Hey, I agree with you, but why doesn't this argument persuade or even resonate with reasonable people* who discount the iPhone and its potential growth at the expense of Nokia and Palm (and others)? You and I and many here at AI see this and expect this transformation. Even Ahonen sees this change (in his reference to eras), but yet he doesn't see how Apple will grow beyond a niche in the phone market, nor the weakness in Nokia's (weakness in software/UI/user experience) or Palm's (weakness in apps) or even RIM's (weakness in OS) position. Or are we the ones that can't see Apple's weaknesses relative to their competitors? If so, what is it that we aren't seeing?

*I recognize no arguments resonate with iPhone-haters, and there are many of those, but there are also many reasonable people who just don't see what's so great about iPhone, or other Apple products.
"you will know the truth, and the truth will
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post #244 of 272
Quote:
Originally Posted by mark2005 View Post

No doubt that all us Apple users believe this. And slowly maybe everyone else will come to that realization. But many don't believe that usability is that important. Same thought pattern that Windows users have. Thinking along those lines, innovation in the UI is not as important as innovation in adding new capabilities (features).

You are right when people have not been educated on the understanding of what a better UI is, they won' understand the value of it. But once people are shown the difference they clearly understand.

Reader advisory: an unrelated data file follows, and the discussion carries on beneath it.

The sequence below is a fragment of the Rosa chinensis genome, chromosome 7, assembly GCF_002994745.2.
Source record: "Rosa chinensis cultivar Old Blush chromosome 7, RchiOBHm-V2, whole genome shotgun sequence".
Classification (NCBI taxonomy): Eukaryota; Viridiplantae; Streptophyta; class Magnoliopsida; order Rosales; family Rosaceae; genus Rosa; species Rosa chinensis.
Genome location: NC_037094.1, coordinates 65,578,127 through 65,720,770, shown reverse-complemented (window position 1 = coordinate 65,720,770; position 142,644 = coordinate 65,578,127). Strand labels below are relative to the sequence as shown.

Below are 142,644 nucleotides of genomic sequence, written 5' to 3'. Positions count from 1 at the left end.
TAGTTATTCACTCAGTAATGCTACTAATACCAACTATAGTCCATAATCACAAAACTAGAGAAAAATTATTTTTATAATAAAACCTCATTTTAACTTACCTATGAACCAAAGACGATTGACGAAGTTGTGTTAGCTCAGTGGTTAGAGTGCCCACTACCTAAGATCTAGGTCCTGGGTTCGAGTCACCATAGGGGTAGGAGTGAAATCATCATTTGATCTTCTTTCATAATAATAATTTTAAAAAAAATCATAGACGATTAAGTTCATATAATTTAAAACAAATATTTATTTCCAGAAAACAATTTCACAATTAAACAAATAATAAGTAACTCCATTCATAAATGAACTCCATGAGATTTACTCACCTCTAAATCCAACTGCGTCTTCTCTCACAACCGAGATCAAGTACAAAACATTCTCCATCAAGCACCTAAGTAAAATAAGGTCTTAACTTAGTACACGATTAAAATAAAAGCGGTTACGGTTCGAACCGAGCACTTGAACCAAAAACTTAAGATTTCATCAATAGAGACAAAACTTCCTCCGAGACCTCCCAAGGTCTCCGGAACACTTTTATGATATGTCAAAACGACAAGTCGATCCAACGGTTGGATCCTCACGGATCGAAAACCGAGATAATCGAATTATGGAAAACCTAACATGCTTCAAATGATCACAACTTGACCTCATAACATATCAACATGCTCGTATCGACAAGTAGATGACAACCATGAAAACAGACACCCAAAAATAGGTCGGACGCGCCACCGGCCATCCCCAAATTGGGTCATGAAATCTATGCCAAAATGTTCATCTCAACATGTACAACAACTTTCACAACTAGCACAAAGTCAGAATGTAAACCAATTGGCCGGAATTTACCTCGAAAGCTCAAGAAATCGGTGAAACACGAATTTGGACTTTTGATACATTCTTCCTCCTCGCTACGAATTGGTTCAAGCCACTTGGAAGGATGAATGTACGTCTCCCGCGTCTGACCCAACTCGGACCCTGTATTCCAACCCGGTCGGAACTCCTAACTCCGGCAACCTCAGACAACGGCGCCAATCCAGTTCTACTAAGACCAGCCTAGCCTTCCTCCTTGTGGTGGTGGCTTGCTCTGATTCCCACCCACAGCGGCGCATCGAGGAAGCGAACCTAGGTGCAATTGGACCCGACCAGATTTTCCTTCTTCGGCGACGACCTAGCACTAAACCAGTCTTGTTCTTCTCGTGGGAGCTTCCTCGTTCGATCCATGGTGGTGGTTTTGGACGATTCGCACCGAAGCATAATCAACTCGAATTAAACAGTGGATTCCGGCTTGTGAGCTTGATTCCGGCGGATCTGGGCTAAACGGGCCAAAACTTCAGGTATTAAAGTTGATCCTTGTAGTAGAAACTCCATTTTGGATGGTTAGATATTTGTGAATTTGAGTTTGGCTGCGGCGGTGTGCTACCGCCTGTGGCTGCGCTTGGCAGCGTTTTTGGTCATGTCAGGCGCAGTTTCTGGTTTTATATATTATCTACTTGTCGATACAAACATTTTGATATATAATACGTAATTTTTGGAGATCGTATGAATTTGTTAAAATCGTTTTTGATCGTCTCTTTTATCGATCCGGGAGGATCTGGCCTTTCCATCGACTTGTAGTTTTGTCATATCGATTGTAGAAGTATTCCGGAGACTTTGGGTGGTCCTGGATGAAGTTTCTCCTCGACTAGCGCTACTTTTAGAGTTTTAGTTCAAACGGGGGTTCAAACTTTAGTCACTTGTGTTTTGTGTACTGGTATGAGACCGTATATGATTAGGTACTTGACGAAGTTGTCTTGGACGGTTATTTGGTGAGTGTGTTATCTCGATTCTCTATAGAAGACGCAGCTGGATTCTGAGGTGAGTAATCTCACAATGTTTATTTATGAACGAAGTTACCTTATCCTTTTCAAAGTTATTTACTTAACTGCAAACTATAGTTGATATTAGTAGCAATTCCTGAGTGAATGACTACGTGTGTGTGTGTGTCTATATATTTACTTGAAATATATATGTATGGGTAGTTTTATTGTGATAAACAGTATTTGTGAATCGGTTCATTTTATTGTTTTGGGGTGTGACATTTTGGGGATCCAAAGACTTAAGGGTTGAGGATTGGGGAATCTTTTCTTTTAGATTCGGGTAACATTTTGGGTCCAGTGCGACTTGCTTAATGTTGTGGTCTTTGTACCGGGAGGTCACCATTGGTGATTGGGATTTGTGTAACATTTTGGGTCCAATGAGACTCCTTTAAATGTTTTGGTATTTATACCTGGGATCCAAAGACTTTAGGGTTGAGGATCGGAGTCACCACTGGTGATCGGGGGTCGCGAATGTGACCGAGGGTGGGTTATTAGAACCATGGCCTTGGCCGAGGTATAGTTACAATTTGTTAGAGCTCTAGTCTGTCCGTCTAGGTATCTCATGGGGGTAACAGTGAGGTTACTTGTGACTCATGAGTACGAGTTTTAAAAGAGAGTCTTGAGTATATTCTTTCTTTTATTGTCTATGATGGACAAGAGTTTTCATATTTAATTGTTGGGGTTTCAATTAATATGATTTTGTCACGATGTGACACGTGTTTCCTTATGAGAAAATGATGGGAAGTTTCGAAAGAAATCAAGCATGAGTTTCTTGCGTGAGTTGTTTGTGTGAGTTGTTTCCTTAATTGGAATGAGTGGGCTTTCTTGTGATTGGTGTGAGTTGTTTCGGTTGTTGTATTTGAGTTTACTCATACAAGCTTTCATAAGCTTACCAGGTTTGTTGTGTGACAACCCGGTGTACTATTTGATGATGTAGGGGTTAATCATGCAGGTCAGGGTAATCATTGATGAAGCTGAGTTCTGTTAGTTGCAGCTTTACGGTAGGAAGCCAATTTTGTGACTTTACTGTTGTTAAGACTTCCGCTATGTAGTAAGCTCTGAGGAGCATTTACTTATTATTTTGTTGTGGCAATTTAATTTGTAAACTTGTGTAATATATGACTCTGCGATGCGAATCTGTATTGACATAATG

Quote:
Copy and paste.

A friend of mine has a BB Storm. Out of curiosity I learned how to copy and paste on his phone. A function he never really uses. I showed him how much simpler it was on the iPhone.


Quote:
Ah, thanks for the clarification. Asia in particular uses SMS more than email. Even in Europe, it's tilting that way. (Email is PC/Internet-based. SMS is not. In Asia, more people have phones than PCs.) So all you need is SMS and a good keyboard. Internationally (and even in the US among the teen crowd), Blackberries are seen as really good SMS phones. Since RIM isn't that well known yet overseas, especially in Asia, Nokia phones are generally where it's at, and the E71 and 5800 have the good keyboard, and all the other added "smartphone" features (PDA functions, music player, GPS, wifi, etc). And so does the Incite and other LG and Samsung phones. None of them are probably as good as Blackberry at pushing email, but they don't care about email.